This Tab provides configuration of two pins IO port provided from HAC microcontroller at P3 Header. Modes selection box provides to program IO pin to one of predefined modes:

  • NOT_USED: Set IO pin in neutral configuration (passive input).
  • ANALOG_IN: Set IO pin in analog to digital converter mode. In this mode Value can be read with status function GetIoAnalogInput(). Pull has no effect in this mode.
  • DIGITAL_IN: Set IO pin in digital input mode. Pull in this mode cen be set to NO_PULL, PULLDOWN or PULLUP. Use status function SetIoDigitalOutput() to read input value dynamically.
  • DIGITAL_OUT_PUSHPULL: Set IO pin in digital output mode with push-pull driver topology. Pull in this mode should be set to NO_PULL. Initial value can be set to 0 or 1. Use status function SetIoDigitalOutput() to control output value dynamically.
  • DIGITAL_IO_OPEN_DRAIN: Set IO pin in digital output mode with open-drain driver topology. Pull in this mode can be set to NO_PULL, PULLDOWN or PULLUP. Initial value can be set to 0 or 1. Use status function SetIoDigitalOutput() to control output value dynamically.
  • PWM_OUT_PUSHPULL: Set IO pin to PWM output mode with push-pull driver topology. Pull in this mode should be set to NO_PULL. Period [us] box sets period in microseconds in range [2, 131072] with 2us resolution. Set initial duty_circle in range [0, 100]. Use status function SetIoPWM() to control duty circle dynamically.
  • PWM_OUT_OPEN_DRAIN: Set IO pin to PWM output mode with open-drain driver topology. Pull in this mode can be set to NO_PULL, PULLDOWN or PULLUP. Period [us] box sets period in microseconds in range [2, 131072] with 2us resolution. Set initial duty_circle in range [0, 100]. Use status function SetIoPWM() to control duty circle dynamically.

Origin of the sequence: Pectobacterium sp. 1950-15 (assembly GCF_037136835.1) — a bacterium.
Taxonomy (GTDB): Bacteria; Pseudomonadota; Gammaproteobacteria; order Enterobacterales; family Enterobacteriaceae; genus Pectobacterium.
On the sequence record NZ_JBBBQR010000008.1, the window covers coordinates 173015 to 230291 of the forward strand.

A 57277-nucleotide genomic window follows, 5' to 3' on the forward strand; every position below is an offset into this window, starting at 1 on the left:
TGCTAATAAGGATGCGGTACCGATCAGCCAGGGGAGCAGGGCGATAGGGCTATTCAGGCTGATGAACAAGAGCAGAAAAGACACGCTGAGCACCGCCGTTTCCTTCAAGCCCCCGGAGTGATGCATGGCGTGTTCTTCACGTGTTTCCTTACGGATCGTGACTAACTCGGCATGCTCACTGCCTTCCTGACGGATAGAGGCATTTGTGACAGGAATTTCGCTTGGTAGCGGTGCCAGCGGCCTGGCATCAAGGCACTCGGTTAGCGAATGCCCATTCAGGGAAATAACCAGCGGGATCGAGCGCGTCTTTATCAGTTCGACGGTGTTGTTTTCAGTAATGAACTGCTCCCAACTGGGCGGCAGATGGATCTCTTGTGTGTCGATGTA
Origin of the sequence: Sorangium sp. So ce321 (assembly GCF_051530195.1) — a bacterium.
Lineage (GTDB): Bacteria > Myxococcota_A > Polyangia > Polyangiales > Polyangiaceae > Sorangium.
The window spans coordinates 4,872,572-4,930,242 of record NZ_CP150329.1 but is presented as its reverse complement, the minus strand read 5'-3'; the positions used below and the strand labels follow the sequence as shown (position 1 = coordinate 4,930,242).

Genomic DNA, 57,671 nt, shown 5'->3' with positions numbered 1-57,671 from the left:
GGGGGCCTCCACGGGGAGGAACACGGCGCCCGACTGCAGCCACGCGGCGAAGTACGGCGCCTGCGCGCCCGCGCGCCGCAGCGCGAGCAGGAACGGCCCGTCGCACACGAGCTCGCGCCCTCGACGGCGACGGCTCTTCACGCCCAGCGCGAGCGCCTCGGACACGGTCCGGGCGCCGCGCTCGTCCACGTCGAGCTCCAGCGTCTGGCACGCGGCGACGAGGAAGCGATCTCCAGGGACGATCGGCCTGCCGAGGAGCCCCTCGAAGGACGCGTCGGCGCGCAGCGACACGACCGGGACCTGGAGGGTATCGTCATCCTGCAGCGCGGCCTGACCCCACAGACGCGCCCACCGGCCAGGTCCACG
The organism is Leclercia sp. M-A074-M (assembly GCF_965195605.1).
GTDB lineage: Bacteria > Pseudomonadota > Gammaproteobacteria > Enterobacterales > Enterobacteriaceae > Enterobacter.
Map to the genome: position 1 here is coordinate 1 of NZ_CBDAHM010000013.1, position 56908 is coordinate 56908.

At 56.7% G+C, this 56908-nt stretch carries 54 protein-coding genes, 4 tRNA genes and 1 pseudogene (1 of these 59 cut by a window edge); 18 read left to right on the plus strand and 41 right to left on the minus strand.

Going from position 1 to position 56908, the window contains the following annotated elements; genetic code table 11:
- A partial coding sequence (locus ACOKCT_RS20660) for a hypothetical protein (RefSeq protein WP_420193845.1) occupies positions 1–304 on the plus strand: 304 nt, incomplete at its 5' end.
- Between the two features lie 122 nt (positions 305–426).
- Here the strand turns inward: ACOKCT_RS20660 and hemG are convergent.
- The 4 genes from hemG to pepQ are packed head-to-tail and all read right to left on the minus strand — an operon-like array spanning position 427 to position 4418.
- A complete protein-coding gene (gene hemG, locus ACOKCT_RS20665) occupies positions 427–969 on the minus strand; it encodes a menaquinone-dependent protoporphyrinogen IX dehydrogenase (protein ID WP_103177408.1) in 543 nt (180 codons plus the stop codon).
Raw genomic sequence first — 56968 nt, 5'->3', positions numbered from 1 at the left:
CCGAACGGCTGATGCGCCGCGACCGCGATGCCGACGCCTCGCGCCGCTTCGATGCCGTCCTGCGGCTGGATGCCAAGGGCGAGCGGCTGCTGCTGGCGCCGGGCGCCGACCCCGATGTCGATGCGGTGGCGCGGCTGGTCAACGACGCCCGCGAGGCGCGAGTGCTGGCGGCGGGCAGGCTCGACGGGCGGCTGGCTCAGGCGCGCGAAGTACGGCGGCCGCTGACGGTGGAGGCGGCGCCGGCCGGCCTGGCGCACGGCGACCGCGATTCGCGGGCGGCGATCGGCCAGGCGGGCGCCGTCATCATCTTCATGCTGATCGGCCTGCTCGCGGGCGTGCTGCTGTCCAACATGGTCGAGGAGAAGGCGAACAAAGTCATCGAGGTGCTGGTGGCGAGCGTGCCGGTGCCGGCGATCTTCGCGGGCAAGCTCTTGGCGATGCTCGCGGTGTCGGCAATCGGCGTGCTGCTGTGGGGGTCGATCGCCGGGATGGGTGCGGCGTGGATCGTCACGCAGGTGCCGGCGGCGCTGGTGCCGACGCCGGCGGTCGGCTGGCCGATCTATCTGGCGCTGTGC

Click Apply button to save new settings.

PiJuice HAT Config Firmware Menu

Last but very much not least is the firmware menu. This allows you to update the firmware on the PiJuice MCU chip as and when necessary meaning we can actively improve the firmware and any updates or improvements we make in the future can be retrospectively applied to all PiJuice HATs!

Note that the PiJuice package you installed comes with a default firmware located at the path below:

/usr/share/pijuice/data/firmware/

the filename would look like PiJuice-V1.2-2018_05_02.elf.binary

If you want to use the GUI to update the firmware to a more recent version you will have to override this file with the new one that you can download from our Firmware section.

Remember though that the firmware we provide in the software package you've obtained from either APT or Github is generally the only one you should ever use for that specific version of Software release, therefore only update the firmware if the GUI reports that the firmware is not up to date or if we instruct you to do so.

During the update the window may become unresponsive. Wait until the update is finished before you continue with anything else.

PiJuice CLI

For those users who would rather run their Raspberry Pi using a Lite version of Raspbian or has remote access to the Pi via SSH, we have also designed a handy little command line interface tool, which ultimately replicates the Graphical Interface for PiJuice software.

To launch the PiJuice CLI simply open up the Terminal or from the command line type in the following command:

pijuice_cli.py

pijuice cli

The PiJuice command line interface is an extension of the PiJuice HAT Configuration GUI with the exception that System Task, System Events and User Scripts cannot be configurable from the command line interface. To configure these options you will need to directly modify the JSON file as shown in the next section.

To scroll the menu simply use your arrow keys on your keyboard and press enter to select options or navigate through the menu system.

Status

This menu shows the current status of the PiJuice including battery levels and charging input method.

pijuice cli status

Note: It is recommended to use a power supply with a current rating of 2.5A such as the official Raspberry Pi power supply.

Battery - This section displays the current battery level as a percentage from 0-100% as well as the battery voltage. Next to this is the current charging status of the battery; NOT_PRESENT battery is not installed, CHARGING_FROM_IN battery is charging from the PiJuice micro USB connector, CHARGING_FROM_5V_IO battery is charging from the GPIO pins via the micro USB connector on the Raspberry Pi, NORMAL battery is not charging but is operating as normal.